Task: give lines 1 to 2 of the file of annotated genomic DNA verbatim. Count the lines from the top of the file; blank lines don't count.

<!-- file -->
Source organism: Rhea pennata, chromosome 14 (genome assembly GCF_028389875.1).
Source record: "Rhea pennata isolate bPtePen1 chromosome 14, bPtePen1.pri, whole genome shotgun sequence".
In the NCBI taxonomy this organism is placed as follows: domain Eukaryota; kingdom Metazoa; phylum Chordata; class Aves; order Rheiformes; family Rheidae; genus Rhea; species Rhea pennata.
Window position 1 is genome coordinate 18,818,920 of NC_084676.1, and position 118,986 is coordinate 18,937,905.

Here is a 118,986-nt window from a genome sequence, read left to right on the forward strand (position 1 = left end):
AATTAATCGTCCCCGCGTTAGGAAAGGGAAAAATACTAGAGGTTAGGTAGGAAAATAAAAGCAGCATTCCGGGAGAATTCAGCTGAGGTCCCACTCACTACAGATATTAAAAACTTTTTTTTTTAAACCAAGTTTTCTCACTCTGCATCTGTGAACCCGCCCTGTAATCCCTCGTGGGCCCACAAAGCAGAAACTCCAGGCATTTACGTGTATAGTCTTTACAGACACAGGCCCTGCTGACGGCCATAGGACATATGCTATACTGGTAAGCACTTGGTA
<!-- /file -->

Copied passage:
Source organism: Rhea pennata, chromosome 14 (genome assembly GCF_028389875.1).
Source record: "Rhea pennata isolate bPtePen1 chromosome 14, bPtePen1.pri, whole genome shotgun sequence".